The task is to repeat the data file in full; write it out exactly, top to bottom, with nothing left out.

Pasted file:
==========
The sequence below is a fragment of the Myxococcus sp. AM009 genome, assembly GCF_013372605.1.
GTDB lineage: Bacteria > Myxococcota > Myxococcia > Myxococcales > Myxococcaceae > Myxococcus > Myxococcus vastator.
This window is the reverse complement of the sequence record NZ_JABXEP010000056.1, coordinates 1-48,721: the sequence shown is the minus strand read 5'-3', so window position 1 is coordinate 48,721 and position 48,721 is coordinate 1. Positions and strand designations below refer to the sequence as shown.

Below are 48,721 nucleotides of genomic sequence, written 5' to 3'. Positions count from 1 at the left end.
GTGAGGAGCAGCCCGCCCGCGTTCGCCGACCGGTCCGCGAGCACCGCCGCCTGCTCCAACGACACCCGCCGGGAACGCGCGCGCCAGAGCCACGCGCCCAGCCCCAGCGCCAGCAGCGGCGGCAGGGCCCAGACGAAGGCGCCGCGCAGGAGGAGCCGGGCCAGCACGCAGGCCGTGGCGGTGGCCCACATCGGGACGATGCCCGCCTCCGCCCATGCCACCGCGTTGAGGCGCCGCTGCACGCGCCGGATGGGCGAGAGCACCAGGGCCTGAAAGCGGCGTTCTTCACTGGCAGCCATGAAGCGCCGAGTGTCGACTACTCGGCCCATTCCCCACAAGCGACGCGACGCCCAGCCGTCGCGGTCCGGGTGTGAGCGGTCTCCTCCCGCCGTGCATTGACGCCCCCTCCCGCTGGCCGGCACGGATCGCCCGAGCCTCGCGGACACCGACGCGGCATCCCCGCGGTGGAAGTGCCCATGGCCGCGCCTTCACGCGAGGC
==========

The sequence below is a fragment of the Myxococcus sp. AM009 genome, assembly GCF_013372605.1.
GTDB lineage: Bacteria > Myxococcota > Myxococcia > Myxococcales > Myxococcaceae > Myxococcus > Myxococcus vastator.
This window is the reverse complement of the sequence record NZ_JABXEP010000056.1, coordinates 1-48,721: the sequence shown is the minus strand read 5'-3', so window position 1 is coordinate 48,721 and position 48,721 is coordinate 1. Positions and strand designations below refer to the sequence as shown.

Below are 48,721 nucleotides of genomic sequence, written 5' to 3'. Positions count from 1 at the left end.
GTGAGGAGCAGCCCGCCCGCGTTCGCCGACCGGTCCGCGAGCACCGCCGCCTGCTCCAACGACACCCGCCGGGAACGCGCGCGCCAGAGCCACGCGCCCAGCCCCAGCGCCAGCAGCGGCGGCAGGGCCCAGACGAAGGCGCCGCGCAGGAGGAGCCGGGCCAGCACGCAGGCCGTGGCGGTGGCCCACATCGGGACGATGCCCGCCTCCGCCCATGCCACCGCGTTGAGGCGCCGCTGCACGCGCCGGATGGGCGAGAGCACCAGGGCCTGAAAGCGGCGTTCTTCACTGGCAGCCATGAAGCGCCGAGTGTCGACTACTCGGCCCATTCCCCACAAGCGACGCGACGCCCAGCCGTCGCGGTCCGGGTGTGAGCGGTCTCCTCCCGCCGTGCATTGACGCCCCCTCCCGCTGGCCGGCACGGATCGCCCGAGCCTCGCGGACACCGACGCGGCATCCCCGCGGTGGAAGTGCCCATGGCCGCGCCTTCACGCGAGGC